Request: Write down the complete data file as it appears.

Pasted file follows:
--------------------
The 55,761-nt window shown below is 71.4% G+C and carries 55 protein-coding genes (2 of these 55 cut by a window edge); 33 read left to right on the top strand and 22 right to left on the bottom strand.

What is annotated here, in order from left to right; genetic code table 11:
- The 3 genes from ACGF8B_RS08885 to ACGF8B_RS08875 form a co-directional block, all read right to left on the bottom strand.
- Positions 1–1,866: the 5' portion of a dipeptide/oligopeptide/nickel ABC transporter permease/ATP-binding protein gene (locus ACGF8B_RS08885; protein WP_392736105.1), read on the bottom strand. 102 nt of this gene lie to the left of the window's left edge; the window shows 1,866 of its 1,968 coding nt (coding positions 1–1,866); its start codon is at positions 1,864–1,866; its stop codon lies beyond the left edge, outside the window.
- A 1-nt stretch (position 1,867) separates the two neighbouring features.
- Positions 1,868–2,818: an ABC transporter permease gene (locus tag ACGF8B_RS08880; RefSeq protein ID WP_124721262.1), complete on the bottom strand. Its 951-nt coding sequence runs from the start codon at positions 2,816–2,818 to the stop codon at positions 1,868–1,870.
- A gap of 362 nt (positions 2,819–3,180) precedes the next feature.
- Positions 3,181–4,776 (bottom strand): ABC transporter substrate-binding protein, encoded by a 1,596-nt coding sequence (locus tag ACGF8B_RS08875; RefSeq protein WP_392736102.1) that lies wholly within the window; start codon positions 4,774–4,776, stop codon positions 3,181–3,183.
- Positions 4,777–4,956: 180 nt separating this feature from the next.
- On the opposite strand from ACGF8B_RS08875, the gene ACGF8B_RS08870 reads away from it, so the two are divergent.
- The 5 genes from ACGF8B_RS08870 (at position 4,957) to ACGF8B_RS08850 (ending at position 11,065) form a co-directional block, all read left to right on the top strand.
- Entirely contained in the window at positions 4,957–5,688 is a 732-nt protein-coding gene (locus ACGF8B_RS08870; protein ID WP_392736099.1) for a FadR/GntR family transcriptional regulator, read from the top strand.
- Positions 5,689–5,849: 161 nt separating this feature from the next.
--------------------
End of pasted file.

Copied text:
The 55,761-nt window shown below is 71.4% G+C and carries 55 protein-coding genes (2 of these 55 cut by a window edge); 33 read left to right on the top strand and 22 right to left on the bottom strand.

What is annotated here, in order from left to right; genetic code table 11:
- The 3 genes from ACGF8B_RS08885 to ACGF8B_RS08875 form a co-directional block, all read right to left on the bottom strand.
- Positions 1–1,866: the 5' portion of a dipeptide/oligopeptide/nickel ABC transporter permease/ATP-binding protein gene (locus ACGF8B_RS08885; protein WP_392736105.1), read on the bottom strand. 102 nt of this gene lie to the left of the window's left edge; the window shows 1,866 of its 1,968 coding nt (coding positions 1–1,866); its start codon is at positions 1,864–1,866; its stop codon lies beyond the left edge, outside the window.
- A 1-nt stretch (position 1,867) separates the two neighbouring features.
- Positions 1,868–2,818: an ABC transporter permease gene (locus tag ACGF8B_RS08880; RefSeq protein ID WP_124721262.1), complete on the bottom strand. Its 951-nt coding sequence runs from the start codon at positions 2,816–2,818 to the stop codon at positions 1,868–1,870.
- A gap of 362 nt (positions 2,819–3,180) precedes the next feature.
- Positions 3,181–4,776 (bottom strand): ABC transporter substrate-binding protein, encoded by a 1,596-nt coding sequence (locus tag ACGF8B_RS08875; RefSeq protein WP_392736102.1) that lies wholly within the window; start codon positions 4,774–4,776, stop codon positions 3,181–3,183.
- Positions 4,777–4,956: 180 nt separating this feature from the next.
- On the opposite strand from ACGF8B_RS08875, the gene ACGF8B_RS08870 reads away from it, so the two are divergent.
- The 5 genes from ACGF8B_RS08870 (at position 4,957) to ACGF8B_RS08850 (ending at position 11,065) form a co-directional block, all read left to right on the top strand.
- Entirely contained in the window at positions 4,957–5,688 is a 732-nt protein-coding gene (locus ACGF8B_RS08870; protein ID WP_392736099.1) for a FadR/GntR family transcriptional regulator, read from the top strand.
- Positions 5,689–5,849: 161 nt separating this feature from the next.